Forget To Fix It Later

When I write new code, I have this massive design in my head and I just have to get it all into the machine as quickly as possible, before it leaks out of my ears. In my rush to get the code down, I usually skip exception handling and documentation. If there's some exception I'm forced to handle, I usually print an error message and return a dummy value.

The problem occurs when one or the other of these things I ignored in the rush to get the code down gets left behind and turns out to be important. I don't know how to deal with this, I can't write production code from the beginning of the file to the end of the file, I have to get method declarations in and define interfaces and write the really hard bits of the algorithm.

When I am settled down, I go back and fix MOST of the problems.

-- JohnFarrell
I HaveThisPattern. I make liberal use of FixmeComments to remind myself of things I haven't done. Most of them go away during later parts of the coding session. In combination with the FixmeComment, I also use an assertion or throw an exception to make sure I will notice when I try to execute code I haven't written yet. I usually go back and fill in all those details like error handling, but sometimes we are too busy and neglect that cleanup for a long time. Also, I sometimes end up with a few FixmeComments left over for hard corner cases that I don't know how to handle properly, and those can persist for months or even years. -- WylieGarvin
One way I use to avoid this is to try to explain the plan I have in a bit of documentation (perhaps the ProgrammersNotebook most often) at a level where I think I can read it and understand what I was aiming at. Only then I go ahead with the implementation. And sometimes if a more elusive idea manages to escape, I'll try to comfort myself by thinking that I'll need to understand the problem a bit better still (or divide it before trying to conquer) if the answer was that hard to hold on to.

For more advice see DontLoseGoodIdeas.

There are a couple of things that help me in this situation. One is to write little tests, as I go, in a TestingFramework. Another is to really give up and realize that even if the design leaks out of my ears, I'll end up doing well. If I thought it up once, I can surely do it or something better again.

Giving up in this way helps because then you can take the time to concentrate on one thing at a time. If I do discover something else that I need to do, but I'm in the middle of something else, I leave my initials in little comments in the code. Whenever I think I am done, I search for "MCF" in the code and make sure that I really am done.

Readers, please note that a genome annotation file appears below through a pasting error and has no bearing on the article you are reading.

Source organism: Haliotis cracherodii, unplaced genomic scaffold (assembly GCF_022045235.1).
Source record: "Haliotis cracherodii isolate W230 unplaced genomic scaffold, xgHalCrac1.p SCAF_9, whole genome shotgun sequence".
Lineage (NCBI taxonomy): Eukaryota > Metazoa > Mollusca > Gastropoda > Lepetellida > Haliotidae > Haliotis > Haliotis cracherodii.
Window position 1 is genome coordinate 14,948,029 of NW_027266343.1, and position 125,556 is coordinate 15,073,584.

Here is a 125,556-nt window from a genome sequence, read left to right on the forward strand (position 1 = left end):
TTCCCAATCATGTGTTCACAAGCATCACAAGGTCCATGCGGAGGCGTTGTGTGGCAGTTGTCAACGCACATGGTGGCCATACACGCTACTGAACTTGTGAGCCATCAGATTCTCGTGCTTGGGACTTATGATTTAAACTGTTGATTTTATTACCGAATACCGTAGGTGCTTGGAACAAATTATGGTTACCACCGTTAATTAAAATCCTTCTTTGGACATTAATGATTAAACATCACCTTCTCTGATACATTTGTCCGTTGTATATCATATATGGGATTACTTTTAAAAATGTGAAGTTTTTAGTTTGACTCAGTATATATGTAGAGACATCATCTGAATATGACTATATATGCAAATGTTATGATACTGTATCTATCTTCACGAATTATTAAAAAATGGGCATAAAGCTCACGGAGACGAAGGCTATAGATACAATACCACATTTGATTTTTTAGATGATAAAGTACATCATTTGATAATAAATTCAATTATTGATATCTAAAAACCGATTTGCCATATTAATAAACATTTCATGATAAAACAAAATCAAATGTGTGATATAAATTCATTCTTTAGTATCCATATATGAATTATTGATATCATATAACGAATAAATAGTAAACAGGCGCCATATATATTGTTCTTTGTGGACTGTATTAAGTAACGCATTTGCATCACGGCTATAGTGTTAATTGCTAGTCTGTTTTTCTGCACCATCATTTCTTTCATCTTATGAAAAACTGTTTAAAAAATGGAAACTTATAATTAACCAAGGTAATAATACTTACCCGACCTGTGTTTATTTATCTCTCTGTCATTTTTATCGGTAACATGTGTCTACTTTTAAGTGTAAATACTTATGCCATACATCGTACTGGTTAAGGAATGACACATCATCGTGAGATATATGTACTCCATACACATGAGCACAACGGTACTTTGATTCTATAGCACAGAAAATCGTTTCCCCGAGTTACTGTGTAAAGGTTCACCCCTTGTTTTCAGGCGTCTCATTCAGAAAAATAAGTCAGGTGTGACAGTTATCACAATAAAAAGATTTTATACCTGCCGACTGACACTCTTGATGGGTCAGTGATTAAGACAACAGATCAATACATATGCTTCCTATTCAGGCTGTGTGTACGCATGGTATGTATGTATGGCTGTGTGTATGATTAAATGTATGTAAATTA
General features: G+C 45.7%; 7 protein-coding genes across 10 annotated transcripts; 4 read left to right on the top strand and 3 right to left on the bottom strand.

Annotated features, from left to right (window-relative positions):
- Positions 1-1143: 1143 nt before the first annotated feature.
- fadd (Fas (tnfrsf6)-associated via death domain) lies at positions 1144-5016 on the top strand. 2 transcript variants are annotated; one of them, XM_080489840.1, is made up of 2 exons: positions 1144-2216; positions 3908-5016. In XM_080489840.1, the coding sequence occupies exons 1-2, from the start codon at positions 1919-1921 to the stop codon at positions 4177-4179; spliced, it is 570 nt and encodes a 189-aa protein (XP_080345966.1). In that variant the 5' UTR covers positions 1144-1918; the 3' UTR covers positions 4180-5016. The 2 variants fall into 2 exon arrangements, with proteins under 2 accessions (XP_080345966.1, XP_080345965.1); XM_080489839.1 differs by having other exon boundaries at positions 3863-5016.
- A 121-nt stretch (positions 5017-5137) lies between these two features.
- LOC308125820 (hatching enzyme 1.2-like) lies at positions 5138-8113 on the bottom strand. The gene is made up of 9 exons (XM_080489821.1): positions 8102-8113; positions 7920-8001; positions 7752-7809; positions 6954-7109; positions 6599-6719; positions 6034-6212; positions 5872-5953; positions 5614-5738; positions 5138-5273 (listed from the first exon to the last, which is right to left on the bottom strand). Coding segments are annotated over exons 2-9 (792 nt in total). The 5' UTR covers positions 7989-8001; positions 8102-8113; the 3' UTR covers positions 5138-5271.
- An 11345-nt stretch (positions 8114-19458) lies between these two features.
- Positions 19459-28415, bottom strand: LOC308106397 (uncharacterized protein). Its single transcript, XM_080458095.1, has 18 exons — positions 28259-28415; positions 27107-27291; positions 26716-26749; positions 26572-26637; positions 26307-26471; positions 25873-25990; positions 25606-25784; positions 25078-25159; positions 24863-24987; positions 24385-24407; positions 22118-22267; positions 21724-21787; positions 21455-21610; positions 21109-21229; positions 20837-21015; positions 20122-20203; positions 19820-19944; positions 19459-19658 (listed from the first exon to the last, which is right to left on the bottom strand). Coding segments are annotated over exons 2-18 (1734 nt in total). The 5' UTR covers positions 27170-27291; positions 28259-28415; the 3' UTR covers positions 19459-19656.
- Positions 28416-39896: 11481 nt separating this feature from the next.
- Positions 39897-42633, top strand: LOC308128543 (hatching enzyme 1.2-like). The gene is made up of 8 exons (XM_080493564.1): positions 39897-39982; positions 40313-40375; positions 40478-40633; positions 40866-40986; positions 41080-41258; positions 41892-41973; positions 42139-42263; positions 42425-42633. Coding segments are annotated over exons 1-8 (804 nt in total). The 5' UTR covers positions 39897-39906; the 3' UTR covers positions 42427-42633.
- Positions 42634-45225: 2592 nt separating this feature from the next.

-- MichaelFeathers
"Reminder" comments can be very helpful. Here are some common examples:

Add to the list, and put your name here: JeffGrigg RobCrawford DaveSmith JezHiggins PeterSeibel AndreasKrueger SunirShah AdamBerger LaurentBossavit

(...to ensure all proper and appropriate payment of royalties. ;-)
with my warnings.
 #define FIXME  do{ int FIXME; } while(0)

If you have a massive design in your head, perhaps you are waiting too long to code. See, for example, ToAyoungExtremist for an alternate viewpoint. --RonJeffries

I type too slow! --JohnFarrell

Maybe you're starting to type too late. Let the program evolve while you think, not after. The computer is right - your head may not be.

However, if you really must: write a UnitTest that tests whether the thing you were going to fix doesn't work. Ensure that it doesn't work. Then change the should to succeed until your deadline for fixing it comes:

  self should: [Date today < self deadLineToFix or: [self testThingThatDoesntWork]].

The test will run OK until the deadline goes by. Then it'll fail and you'll have to fix it. UnitTestAsTickler.

Wow! A "Logic Bomb" as a programming style suggestion. Let's just hope you never mistype a deadline or have to ship early. That would lead to serious egg-on-face. --FrankCarver

It's in the tests, Frank, not in the code. We have all these tests. We run them before every release. If they don't work, we know something has gone wrong BEFORE we ship. It's kind of nifty, actually.
How many times this week have I had someone call in with a problem from one of our test sites, and traced through the code, only to find // TODO in the spot where it fails?

Let's go and burn down the observatory so this will never happen again! - Moe, after Springfield escapes being destroyed by a comet. The TODO comments are not the problem. The problem is not searching for those comments before making a release. -- DanielEarwicker

The TODO comments are the problem. Either do something now or don't but please don't try and do it halfway. Resorting to TODO comments is a sign you are trying to do too much at once. --WayneMack

This reminds me of the TechnicalDebt page. If you manage to keep TODO:s under control they can be good, since they may enable a small temporary advantage. It's just that it's really hard to keep things like that under control. -- AndersBengtsson


Code isn't done if there are TODO's left in the code. Don't check that in. If it is a feature suggestion, put it on the task/To Do list, which is separate from the code. Guaranteed a user is going to stumble on the code and then you're hosed.

If I have to check it in I ASSERT(FALSE); with a detailed comment suggesting what needs to be done. I only do this when someone else needs to fill it in or someone wants part of the system ready before I done with it. I then put the item on the task list with a high priority.

If it's a feature you don't need in this iteration, YouArentGonnaNeedIt, so leave it out. The place is the task list.

-- SunirShah ()
See NeverDone, ToDo, FixmeComment, DontLoseGoodIdeas

EditText of this page (last edited February 14, 2007) or FindPage with title or text search